Containing just a dollop of 4.1% Cabernet Sauvignon, the 2005 Grange is about 85%+ Barossa fruit with the remaining proportions coming from McLaren vale and Coonawarra. It was aged for 18 months in 100% new American oak hogsheads. The nose begins a bit animal with some smoked game, mincemeat and bacon notes emerging over the freshly crushed, sun-warmed blackberries, black currant cordial, earth, black truffles, anise and allspice. Rich and full with very firm very fine tannins and very crisp acid, it gives a long finish layered with coffee, mincemeat and toast. Drink it 2013 to 2025+.
With a lot of changes happening around the Foster's Group, it is business as usual at Penfolds…which seems to operate within its own world. But this is no small world. The vineyard holdings here are vast and the connections with growers go back generations. Chief winemaker Peter Gago is the very well spoken front-man for the production team backed-up Kym Schroeter in charge of the whites and Steve Lienert crafting some very fine, consistent and sometimes inspired reds. If Champagne is all about the art of blending, then Penfolds is the Champagne of Australian wine.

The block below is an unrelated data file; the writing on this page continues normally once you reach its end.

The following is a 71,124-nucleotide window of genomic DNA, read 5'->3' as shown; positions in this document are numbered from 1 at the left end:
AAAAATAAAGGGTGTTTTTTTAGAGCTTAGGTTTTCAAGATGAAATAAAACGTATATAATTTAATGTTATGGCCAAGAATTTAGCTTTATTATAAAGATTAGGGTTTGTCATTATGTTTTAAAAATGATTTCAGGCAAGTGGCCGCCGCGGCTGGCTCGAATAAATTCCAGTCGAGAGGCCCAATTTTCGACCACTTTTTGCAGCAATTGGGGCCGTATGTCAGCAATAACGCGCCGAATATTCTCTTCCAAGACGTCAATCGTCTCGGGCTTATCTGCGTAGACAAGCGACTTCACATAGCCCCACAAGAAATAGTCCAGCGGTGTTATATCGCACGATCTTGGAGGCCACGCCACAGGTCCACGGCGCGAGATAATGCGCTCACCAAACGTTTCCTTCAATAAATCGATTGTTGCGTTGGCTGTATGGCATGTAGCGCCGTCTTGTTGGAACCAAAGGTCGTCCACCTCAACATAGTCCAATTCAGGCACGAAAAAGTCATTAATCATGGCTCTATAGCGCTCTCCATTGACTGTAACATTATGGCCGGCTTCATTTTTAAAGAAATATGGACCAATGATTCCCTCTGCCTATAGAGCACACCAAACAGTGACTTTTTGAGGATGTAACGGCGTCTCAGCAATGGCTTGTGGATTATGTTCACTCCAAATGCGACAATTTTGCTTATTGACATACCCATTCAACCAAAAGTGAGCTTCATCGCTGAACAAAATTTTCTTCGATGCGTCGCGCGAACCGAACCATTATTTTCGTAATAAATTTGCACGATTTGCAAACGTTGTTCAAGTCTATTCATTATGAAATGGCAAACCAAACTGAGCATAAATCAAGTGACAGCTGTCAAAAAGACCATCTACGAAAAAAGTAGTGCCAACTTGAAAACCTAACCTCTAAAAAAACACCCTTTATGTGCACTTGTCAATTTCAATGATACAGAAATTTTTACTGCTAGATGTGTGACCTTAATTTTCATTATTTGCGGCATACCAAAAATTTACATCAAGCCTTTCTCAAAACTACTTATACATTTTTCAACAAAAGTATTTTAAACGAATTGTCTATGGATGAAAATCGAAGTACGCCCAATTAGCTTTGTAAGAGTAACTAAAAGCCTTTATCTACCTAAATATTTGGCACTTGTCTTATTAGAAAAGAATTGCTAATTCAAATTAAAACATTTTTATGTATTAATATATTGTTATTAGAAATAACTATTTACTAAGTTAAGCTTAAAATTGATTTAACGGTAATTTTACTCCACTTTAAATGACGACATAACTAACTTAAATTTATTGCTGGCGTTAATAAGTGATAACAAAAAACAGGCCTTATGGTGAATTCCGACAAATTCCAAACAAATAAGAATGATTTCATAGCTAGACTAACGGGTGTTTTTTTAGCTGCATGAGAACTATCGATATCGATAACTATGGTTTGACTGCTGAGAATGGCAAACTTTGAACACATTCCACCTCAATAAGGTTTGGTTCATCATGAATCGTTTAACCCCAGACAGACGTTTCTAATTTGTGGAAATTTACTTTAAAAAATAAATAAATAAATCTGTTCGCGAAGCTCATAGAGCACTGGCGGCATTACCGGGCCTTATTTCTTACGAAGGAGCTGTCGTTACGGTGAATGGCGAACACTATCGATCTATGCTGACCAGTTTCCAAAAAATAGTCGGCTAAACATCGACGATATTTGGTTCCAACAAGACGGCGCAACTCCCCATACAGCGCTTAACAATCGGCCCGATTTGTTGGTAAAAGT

Those that think large companies producing wines that emphasize blending can't make great wines need to think about the Champagne model or simply try some of Penfolds top wines to become believers. That said - check out their recent single vineyard release: the very special 2004 Block 42 Kalimna Cabernet Sauvignon, the first release of a wine made purely from this 100+ year old single block (perhaps the oldest block of Cabernet in the world?) since 1996.